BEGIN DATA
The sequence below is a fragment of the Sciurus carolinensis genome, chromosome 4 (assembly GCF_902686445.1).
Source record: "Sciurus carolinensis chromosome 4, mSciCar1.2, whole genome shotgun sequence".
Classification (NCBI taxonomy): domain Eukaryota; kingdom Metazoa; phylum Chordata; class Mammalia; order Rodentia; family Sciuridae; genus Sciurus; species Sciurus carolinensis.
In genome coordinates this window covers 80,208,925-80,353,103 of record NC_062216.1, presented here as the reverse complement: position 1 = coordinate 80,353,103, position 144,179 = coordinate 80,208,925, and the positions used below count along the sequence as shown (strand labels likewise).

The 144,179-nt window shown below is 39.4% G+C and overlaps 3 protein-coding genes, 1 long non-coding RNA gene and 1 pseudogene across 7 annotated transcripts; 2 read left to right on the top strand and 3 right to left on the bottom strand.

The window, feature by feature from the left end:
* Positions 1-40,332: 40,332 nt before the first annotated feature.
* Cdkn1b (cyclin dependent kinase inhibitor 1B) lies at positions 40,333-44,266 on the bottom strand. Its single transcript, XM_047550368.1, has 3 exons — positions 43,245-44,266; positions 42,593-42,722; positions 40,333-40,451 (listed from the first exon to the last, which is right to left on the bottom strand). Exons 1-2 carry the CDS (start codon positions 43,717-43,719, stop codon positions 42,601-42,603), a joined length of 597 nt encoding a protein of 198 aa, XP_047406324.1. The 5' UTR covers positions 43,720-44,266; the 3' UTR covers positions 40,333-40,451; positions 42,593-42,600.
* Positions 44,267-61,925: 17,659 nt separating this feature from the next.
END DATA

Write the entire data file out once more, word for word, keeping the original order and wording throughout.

The sequence below is a fragment of the Sciurus carolinensis genome, chromosome 4 (assembly GCF_902686445.1).
Source record: "Sciurus carolinensis chromosome 4, mSciCar1.2, whole genome shotgun sequence".
Classification (NCBI taxonomy): domain Eukaryota; kingdom Metazoa; phylum Chordata; class Mammalia; order Rodentia; family Sciuridae; genus Sciurus; species Sciurus carolinensis.
In genome coordinates this window covers 80,208,925-80,353,103 of record NC_062216.1, presented here as the reverse complement: position 1 = coordinate 80,353,103, position 144,179 = coordinate 80,208,925, and the positions used below count along the sequence as shown (strand labels likewise).

The 144,179-nt window shown below is 39.4% G+C and overlaps 3 protein-coding genes, 1 long non-coding RNA gene and 1 pseudogene across 7 annotated transcripts; 2 read left to right on the top strand and 3 right to left on the bottom strand.

The window, feature by feature from the left end:
* Positions 1-40,332: 40,332 nt before the first annotated feature.
* Cdkn1b (cyclin dependent kinase inhibitor 1B) lies at positions 40,333-44,266 on the bottom strand. Its single transcript, XM_047550368.1, has 3 exons — positions 43,245-44,266; positions 42,593-42,722; positions 40,333-40,451 (listed from the first exon to the last, which is right to left on the bottom strand). Exons 1-2 carry the CDS (start codon positions 43,717-43,719, stop codon positions 42,601-42,603), a joined length of 597 nt encoding a protein of 198 aa, XP_047406324.1. The 5' UTR covers positions 43,720-44,266; the 3' UTR covers positions 40,333-40,451; positions 42,593-42,600.
* Positions 44,267-61,925: 17,659 nt separating this feature from the next.